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Kibale Forest National Park is home to one of the last remaining tracts of tropical rain forests in Uganda. Known for its chimpanzee population, the park is located in the western part of the country and has the largest forest cover between Kamwenge and Kabarole district. Some of the trees in the park reach heights of 55 metres. Kibale Forest National Park was established in 1993 and occupies an area of roughly 795 square kilometres, at an elevation of 1160–2607 metres above sea level. The park’s surrounding surroundings, which are adorned with numerous crater lakes, are encircled by an ascending plateau.

Kibale Forest National Park

The lush forest is home to 13 different species of primates, including black and white colobus monkeys, red-tailed monkeys, blue monkeys, red colobus monkeys, chimpanzees, white-cheeked monkeys, pottos, bush babies, dents mona monkeys, vervet monkeys, and olive baboons. The national park’s vegetation is made up of many different types of plants, trees, and swampy vegetation. Additionally, 350 different species of birds have been identified in the conservation area. The forest is home to African elephants, buffaloes, and gigantic forest hogs, all of which are present but infrequently sighted.

A popular activity in the national park is tracking chimpanzees. The experience starts at the park visitor centre in Kanyanchu, where a team from the Uganda Wildlife Authority will brief you on how to behave around primates and follow the rules. According to science, chimpanzees are the closest living relatives of humans, sharing up to 98% of our DNA. They are social, intelligent animals that can use tools like sticks to gather termites, and they are so loud that you can hear their call even from a distance. Experiencing primates up close is truly amazing.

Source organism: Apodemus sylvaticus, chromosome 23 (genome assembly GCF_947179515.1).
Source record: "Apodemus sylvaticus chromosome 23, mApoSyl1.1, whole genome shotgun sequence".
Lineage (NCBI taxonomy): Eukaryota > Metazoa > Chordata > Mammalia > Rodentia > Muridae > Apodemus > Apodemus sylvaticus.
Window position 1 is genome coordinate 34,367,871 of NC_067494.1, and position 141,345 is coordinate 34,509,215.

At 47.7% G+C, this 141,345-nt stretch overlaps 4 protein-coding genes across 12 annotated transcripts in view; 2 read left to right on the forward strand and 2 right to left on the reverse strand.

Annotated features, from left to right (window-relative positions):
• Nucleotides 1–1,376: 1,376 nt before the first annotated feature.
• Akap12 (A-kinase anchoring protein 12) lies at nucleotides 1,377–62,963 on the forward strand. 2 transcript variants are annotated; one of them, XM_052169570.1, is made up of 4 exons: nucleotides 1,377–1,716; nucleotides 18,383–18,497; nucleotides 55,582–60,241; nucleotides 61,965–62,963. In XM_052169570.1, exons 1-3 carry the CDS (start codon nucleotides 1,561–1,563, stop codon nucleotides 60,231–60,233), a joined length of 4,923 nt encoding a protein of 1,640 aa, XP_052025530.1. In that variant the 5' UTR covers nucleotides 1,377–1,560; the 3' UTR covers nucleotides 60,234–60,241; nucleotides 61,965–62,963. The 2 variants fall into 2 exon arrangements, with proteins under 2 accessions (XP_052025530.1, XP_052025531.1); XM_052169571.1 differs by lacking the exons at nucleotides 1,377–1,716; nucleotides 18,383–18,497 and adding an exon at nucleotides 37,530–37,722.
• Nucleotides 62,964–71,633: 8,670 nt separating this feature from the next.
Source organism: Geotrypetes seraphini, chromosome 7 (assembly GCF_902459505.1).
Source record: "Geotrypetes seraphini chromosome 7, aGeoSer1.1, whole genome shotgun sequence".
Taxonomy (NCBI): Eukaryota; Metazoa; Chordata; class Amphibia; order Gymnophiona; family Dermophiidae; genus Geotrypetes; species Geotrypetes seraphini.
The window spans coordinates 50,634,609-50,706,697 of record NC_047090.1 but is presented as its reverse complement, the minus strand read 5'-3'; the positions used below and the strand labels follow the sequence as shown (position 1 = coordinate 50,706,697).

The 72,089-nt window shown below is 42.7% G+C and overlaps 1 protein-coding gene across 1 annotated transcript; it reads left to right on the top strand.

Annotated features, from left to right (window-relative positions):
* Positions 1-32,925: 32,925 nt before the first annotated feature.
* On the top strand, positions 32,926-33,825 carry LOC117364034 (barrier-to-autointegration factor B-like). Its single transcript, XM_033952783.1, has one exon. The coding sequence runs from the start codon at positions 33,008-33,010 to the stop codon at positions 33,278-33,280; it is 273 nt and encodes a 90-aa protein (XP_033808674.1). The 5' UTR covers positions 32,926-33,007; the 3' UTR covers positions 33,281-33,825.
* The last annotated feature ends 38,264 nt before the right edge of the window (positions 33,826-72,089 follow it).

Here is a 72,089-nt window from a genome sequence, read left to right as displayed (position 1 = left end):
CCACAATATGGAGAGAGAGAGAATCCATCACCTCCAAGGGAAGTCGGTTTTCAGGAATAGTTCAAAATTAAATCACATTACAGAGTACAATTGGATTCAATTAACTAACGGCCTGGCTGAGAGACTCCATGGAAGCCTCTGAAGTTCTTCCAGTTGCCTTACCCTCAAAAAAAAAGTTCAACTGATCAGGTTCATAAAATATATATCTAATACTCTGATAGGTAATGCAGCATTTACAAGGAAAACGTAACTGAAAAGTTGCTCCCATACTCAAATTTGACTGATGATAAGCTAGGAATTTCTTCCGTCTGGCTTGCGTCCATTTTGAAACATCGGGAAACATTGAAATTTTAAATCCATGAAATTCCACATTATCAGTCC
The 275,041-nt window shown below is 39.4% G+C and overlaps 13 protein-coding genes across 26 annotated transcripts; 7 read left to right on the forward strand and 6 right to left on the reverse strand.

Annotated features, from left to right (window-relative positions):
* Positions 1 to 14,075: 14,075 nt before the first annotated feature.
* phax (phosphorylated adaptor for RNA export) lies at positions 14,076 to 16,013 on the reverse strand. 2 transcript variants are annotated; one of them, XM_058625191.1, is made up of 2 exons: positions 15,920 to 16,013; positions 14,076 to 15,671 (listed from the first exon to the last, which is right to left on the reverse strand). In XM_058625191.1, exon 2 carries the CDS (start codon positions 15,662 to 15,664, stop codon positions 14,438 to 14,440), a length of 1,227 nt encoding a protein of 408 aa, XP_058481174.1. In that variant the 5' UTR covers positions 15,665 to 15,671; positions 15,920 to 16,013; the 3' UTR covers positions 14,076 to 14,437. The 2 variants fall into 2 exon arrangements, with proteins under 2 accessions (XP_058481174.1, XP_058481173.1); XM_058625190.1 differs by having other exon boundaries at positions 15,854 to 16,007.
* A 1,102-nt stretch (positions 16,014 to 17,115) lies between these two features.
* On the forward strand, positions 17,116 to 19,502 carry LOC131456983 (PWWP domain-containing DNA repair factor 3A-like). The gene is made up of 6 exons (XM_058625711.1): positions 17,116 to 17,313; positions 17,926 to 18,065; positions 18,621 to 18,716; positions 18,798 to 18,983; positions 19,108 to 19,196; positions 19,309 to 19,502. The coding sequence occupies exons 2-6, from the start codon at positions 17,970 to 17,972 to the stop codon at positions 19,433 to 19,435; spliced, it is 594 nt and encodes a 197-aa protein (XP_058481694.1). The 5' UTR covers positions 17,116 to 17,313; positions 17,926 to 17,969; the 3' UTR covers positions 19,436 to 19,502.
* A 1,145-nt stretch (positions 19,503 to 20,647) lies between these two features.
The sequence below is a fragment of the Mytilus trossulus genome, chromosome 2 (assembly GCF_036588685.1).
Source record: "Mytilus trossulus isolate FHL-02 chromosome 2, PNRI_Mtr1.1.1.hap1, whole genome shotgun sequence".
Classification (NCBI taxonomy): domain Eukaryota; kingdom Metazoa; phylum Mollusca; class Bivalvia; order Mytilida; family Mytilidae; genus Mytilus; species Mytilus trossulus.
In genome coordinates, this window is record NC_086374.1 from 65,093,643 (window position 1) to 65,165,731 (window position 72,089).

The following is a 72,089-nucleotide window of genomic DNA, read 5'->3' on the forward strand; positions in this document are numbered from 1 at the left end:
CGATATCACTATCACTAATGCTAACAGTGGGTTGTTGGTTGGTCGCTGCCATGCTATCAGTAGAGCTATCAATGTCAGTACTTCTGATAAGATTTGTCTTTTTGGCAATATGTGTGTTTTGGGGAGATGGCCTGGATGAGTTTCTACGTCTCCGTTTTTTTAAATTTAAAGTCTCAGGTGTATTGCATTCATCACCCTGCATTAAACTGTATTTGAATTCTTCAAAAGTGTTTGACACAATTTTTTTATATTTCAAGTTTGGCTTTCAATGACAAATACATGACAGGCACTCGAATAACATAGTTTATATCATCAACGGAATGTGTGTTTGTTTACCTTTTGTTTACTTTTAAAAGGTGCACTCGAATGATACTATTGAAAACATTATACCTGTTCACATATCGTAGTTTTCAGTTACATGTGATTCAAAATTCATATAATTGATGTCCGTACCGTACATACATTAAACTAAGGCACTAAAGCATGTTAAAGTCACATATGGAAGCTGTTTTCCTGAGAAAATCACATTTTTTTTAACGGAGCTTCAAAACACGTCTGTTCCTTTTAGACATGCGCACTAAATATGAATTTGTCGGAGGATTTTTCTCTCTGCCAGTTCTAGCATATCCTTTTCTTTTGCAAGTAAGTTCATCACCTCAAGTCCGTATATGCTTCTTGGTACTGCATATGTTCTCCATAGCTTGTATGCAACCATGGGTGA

The two periods of the activity take place in the morning and afternoon. The sound of the jungle is truly amazing, with birds and other primates like black and white colobus monkeys echoing through the leaves of the swinging trees. After meeting them, you will have an hour to talk and take pictures. Tracking takes two to three hours on foot. In addition to tracking chimpanzees, you can participate in the habituation process, which involves spending the most of the day tracking and gradually getting the primates used to having people around. A team of researchers will guide you through the procedure.

In order to monitor chimpanzees, you must obtain a chimpanzee tracking permission from the Uganda Wildlife Authority through your tour operator. These permits cost 200 USD for non-resident foreigners, 150 USD for residents of other countries, and 150,000 shillings for inhabitants of East Africa. The cost of the habituation process differs significantly from that of the tracking; it is $250 USD for non-resident foreigners, $200 USD for residents of other countries, and 200,000 Shillings for nationals of East Africa.

One of the nicest spots to visit in the national park is the Bigodi swamp. You may stroll through the forest and look for additional monkeys that you could have missed when tracking, as well as lovely butterfly species and park birds. Stop by the neighbourhood surrounding the park to see the women who live there showcasing their artistic creations, which include baskets and mats. The forest is a great place to go birdwatching year-round, but for the best chance of seeing chimpanzees, you should visit in the dry season when the trail is considerably drier and simpler to follow.

Road travel via the Kagadi villages leads to Kibale Forest National Park; it takes around five hours to get there. Air transportation can be made via Kampala, Kajjansi, or Entebbe. There are lodging options available that range from luxurious to the finest value.

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